D. Spiliotopoulos; A. Caflisch

Journal: Isr. J. Chem.
Year: 2014
Volume: 54
Issue: 8-9
Pages: 1084–1092
DOI: 10.1002/ijch.201400009
Type of Publication: Journal Article

atomistic simulations; computational chemistry; Drug Design; epigenetics; protein-protein interactions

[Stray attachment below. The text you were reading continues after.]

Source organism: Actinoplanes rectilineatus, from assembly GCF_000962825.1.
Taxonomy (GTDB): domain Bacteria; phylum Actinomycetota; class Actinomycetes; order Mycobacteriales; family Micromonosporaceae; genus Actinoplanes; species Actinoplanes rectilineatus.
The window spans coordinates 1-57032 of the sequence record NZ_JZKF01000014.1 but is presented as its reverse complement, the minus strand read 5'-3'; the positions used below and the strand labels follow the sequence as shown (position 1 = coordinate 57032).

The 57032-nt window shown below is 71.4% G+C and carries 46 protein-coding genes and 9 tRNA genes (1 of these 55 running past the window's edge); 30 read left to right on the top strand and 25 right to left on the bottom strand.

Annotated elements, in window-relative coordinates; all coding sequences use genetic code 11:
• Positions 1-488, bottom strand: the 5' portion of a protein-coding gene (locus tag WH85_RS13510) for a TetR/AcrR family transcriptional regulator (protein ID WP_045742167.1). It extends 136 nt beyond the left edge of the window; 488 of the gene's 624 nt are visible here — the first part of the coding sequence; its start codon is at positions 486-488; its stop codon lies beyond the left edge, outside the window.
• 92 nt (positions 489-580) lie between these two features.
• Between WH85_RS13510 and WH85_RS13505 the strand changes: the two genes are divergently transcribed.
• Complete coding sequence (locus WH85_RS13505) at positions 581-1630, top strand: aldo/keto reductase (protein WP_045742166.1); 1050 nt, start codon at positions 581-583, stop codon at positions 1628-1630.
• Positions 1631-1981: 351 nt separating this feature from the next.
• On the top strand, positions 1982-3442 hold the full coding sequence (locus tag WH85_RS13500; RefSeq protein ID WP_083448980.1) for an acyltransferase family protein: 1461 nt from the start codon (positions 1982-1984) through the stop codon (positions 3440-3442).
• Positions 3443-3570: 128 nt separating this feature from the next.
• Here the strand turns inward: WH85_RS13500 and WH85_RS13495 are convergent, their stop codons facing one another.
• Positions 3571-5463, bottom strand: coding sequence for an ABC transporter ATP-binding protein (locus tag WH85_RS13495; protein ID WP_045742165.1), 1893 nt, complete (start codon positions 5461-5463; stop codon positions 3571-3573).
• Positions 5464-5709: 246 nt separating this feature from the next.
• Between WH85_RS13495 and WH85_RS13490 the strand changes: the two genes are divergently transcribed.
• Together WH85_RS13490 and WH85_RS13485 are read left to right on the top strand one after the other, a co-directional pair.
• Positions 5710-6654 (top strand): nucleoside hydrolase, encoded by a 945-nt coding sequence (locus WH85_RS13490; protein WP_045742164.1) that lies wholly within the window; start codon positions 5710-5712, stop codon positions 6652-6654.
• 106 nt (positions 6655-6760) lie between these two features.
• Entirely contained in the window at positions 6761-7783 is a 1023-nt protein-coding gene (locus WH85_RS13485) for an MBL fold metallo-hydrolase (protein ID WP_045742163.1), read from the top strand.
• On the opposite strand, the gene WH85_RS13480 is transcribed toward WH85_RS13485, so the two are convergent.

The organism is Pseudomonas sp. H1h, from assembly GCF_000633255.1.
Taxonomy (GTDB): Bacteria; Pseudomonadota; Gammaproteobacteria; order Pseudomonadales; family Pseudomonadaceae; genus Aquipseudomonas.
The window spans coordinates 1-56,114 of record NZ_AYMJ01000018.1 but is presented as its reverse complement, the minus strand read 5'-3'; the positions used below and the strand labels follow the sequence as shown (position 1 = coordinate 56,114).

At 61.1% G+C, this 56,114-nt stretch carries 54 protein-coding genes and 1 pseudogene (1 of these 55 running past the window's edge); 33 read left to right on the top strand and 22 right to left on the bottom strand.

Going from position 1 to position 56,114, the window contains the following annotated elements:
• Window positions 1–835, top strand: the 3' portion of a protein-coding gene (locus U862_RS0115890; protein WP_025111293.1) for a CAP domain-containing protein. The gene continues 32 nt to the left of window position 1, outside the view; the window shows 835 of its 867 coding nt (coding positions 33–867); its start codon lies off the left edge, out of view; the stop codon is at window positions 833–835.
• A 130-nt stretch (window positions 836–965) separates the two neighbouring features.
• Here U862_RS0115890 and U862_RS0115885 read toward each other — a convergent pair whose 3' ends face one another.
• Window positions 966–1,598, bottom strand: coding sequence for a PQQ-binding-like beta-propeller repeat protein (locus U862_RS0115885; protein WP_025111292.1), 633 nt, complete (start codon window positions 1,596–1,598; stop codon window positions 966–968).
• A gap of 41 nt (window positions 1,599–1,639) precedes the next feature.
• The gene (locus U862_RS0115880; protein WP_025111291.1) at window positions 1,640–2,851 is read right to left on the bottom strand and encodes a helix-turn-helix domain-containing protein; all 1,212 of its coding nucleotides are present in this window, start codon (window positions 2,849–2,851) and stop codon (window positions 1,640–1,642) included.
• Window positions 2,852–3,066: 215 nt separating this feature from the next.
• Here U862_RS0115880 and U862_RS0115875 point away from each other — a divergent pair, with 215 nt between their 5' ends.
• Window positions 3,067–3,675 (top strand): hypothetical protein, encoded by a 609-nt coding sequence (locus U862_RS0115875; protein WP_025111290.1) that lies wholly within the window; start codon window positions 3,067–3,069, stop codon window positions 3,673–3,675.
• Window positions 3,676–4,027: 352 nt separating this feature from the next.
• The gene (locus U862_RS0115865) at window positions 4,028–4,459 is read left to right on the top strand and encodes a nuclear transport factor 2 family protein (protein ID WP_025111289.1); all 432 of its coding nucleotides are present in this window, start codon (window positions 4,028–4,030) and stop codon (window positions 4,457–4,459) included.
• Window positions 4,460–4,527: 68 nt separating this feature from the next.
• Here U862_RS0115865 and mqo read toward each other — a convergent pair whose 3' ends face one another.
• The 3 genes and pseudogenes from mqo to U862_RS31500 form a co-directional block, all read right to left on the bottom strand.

Experimental protein structures provide spatial information at the atomic level. A further dimension, time, is supplemented by molecular dynamics. Since the pioneering work on the 58-residue inhibitor of bovine pancreatic trypsin in the group of Martin Karplus in the seventies, molecular dynamics simulations have shown that the intrinsic flexibility of proteins is essential for their function. Here, we review simulation studies of bromodomains. These protein modules are involved in the recognition of acetylated lysine side chains, a post-translational modification frequently observed in histone tails. The molecular dynamics simulations have unmasked: (i) the large plasticity of the loops lining the acetyl-lysine binding site (coupled to its self-occlusion), and (ii) multiple binding modes of acetyl-lysine. These simulation results suggest that recognition of histone tails by bromodomains is modulated by their intrinsic flexibility, and further corroborate the utility of molecular dynamics in understanding (macro)molecular recognition.